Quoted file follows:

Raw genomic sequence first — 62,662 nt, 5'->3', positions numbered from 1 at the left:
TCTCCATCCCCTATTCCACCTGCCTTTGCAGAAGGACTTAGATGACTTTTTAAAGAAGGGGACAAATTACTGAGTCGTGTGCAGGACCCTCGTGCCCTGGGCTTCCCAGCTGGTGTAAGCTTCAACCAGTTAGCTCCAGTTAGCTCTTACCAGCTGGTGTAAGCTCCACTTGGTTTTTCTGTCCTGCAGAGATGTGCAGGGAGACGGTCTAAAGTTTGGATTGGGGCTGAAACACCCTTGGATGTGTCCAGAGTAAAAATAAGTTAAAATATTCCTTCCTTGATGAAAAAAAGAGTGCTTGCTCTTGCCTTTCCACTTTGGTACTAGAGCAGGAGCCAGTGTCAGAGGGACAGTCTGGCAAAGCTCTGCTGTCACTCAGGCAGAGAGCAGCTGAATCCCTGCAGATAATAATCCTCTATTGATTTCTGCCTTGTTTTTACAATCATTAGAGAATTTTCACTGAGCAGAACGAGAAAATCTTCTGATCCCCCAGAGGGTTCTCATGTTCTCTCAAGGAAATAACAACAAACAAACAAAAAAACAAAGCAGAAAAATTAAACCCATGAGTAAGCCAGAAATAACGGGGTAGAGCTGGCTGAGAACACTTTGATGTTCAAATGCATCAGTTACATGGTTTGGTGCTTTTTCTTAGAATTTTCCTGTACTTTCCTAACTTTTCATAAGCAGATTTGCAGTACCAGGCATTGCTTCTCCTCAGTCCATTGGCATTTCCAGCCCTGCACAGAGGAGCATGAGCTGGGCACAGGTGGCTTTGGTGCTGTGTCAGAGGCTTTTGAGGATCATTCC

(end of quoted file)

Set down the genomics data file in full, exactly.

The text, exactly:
Raw genomic sequence first — 62,662 nt, 5'->3', positions numbered from 1 at the left:
TCTCCATCCCCTATTCCACCTGCCTTTGCAGAAGGACTTAGATGACTTTTTAAAGAAGGGGACAAATTACTGAGTCGTGTGCAGGACCCTCGTGCCCTGGGCTTCCCAGCTGGTGTAAGCTTCAACCAGTTAGCTCCAGTTAGCTCTTACCAGCTGGTGTAAGCTCCACTTGGTTTTTCTGTCCTGCAGAGATGTGCAGGGAGACGGTCTAAAGTTTGGATTGGGGCTGAAACACCCTTGGATGTGTCCAGAGTAAAAATAAGTTAAAATATTCCTTCCTTGATGAAAAAAAGAGTGCTTGCTCTTGCCTTTCCACTTTGGTACTAGAGCAGGAGCCAGTGTCAGAGGGACAGTCTGGCAAAGCTCTGCTGTCACTCAGGCAGAGAGCAGCTGAATCCCTGCAGATAATAATCCTCTATTGATTTCTGCCTTGTTTTTACAATCATTAGAGAATTTTCACTGAGCAGAACGAGAAAATCTTCTGATCCCCCAGAGGGTTCTCATGTTCTCTCAAGGAAATAACAACAAACAAACAAAAAAACAAAGCAGAAAAATTAAACCCATGAGTAAGCCAGAAATAACGGGGTAGAGCTGGCTGAGAACACTTTGATGTTCAAATGCATCAGTTACATGGTTTGGTGCTTTTTCTTAGAATTTTCCTGTACTTTCCTAACTTTTCATAAGCAGATTTGCAGTACCAGGCATTGCTTCTCCTCAGTCCATTGGCATTTCCAGCCCTGCACAGAGGAGCATGAGCTGGGCACAGGTGGCTTTGGTGCTGTGTCAGAGGCTTTTGAGGATCATTCC